Martin von Zweigbergk <> writes:

> do you agree
> that 'rebase --onto does not re-apply patches in onto' is desirable?

This depends on how you look at --onto.  Recall the most typical and
the original use case of rebase:

                               A'--C' your rebased work
  ---o---o---o---F---B'--o---T master
     ^            \
     v1.7.12       A---B---C your work

You could view "git rebase master" as a short-hand for

        $ git rebase --onto $(git merge-base master HEAD) master


        $ git rebase --onto F master

If you view "onto" that way, you would certainly do not want to see
B replayed on top of T, which already contains another replay of B
in its history.

The intended use case for "--onto", however, is primarily to replay
a history to older base, i.e.

       A'--B'--C' your rebased work
  ---o---o---o---F---B'--o---T master
     ^            \
     v1.7.12       A---B---C your work

        $ git rebase --onto v1.7.12 master

which is a moral equivalent of

        $ git checkout v1.7.12
        $ git cherry-pick A B C ;# or git cherry-pick master..HEAD

You could argue that you can compute the patch equivalence between
the commits in "onto..master" and commits in "master..HEAD" and
filter out the equivalent commits to reach the expected results in
either cases, and at the logical level, it certainly will produce
the result I showed in the above illustrations.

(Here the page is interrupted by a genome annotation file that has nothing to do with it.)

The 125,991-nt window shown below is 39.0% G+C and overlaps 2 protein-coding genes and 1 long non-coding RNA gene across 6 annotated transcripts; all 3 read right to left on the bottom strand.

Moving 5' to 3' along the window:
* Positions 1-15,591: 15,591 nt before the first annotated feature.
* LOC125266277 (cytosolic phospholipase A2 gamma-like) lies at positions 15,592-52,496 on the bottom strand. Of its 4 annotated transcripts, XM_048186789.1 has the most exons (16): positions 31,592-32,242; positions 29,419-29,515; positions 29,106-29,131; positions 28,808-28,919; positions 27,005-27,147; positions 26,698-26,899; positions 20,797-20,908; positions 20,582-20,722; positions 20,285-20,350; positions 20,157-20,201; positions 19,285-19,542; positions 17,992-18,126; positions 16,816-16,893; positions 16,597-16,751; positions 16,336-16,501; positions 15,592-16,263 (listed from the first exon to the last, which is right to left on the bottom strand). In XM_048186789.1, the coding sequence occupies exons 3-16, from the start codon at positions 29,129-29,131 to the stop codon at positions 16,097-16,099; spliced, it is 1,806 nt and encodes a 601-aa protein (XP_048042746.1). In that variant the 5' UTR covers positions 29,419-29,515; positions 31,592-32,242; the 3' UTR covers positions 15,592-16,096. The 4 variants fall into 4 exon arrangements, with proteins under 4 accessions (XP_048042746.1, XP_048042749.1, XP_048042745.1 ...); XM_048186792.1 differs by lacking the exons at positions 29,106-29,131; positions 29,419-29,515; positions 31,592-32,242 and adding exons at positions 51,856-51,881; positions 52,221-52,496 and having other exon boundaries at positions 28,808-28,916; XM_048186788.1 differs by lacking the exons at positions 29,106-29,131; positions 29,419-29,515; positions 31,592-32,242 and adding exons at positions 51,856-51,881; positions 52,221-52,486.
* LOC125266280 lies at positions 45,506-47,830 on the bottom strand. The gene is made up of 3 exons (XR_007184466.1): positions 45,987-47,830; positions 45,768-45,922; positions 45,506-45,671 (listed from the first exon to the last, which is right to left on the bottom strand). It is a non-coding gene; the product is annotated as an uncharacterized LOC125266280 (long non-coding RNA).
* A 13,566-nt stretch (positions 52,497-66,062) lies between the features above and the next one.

But there are two flaws in such an argument.

The "replay to an updated base" case (i.e. without "--onto") expects
to see duplicated commits in the updated history.  That is the only
reason you would want to rebase---otherwise you can keep the old
fork point and keep polishing your work and merge when it is truly
ready.  More importantly, the old master (the fork point F) and
updated master (the current tip T) are expected to have some
ancestry relationship between them.  For these reasons, running the
equivalent of "git cherry" to filter commits with patch equivalence
makes perfect sense.

On the other hand, when the user replays to an older base, she has
some idea what constitutes "a series" that she is replaying (i.e.
"$(git merge-base master HEAD)..HEAD").  It smells to go against the
user's world model if the command silently filtered commits by patch
equivalence.  The user wanted to replay A, B and C in that case, and
it is better to stop the process and make her inspect the history
when the older base happened to have a patch-equivalent commit that
would cause a conflict. That would give her a chance to assess the
situation, instead of silently dropping some of these three commits
that she initially thought constitutes the series and ending up with
a series with only two commits.

Besides, the whole point of a separate "onto" is to allow the user
to specify a commit that does not have a straightforward ancestry
relationship with the bottom of the series (i.e. either "master" or
"F"), and computation of patch equivalence is expected to be much
higher.  Given that it is unlikely to find any match, it feels
doubly wrong to always run "git cherry" equivalent in that case.

So I dunno, as I can argue both ways.

My gut feeling is that "git rebase master" and "git rebase --onto F
master" should not be identical in this regard and an explicit
"onto" should omit the patch equivalence filtering, but I can be
persuaded otherwise with good arguments.

> How about 'rebase --root is not a no-op'?

  ---o---o---o---F---B'--o---T master
     ^            \
     v1.7.12       A---B---C your work

If "git rebase F" when you are at C in the above illustration
(reproduced only the relevant parts) is a no-op (and I think it
should be), "git rebase --root" in the illustration below ought to
be as well, no?

                 F---B'--o---T master
                   A---B---C your work
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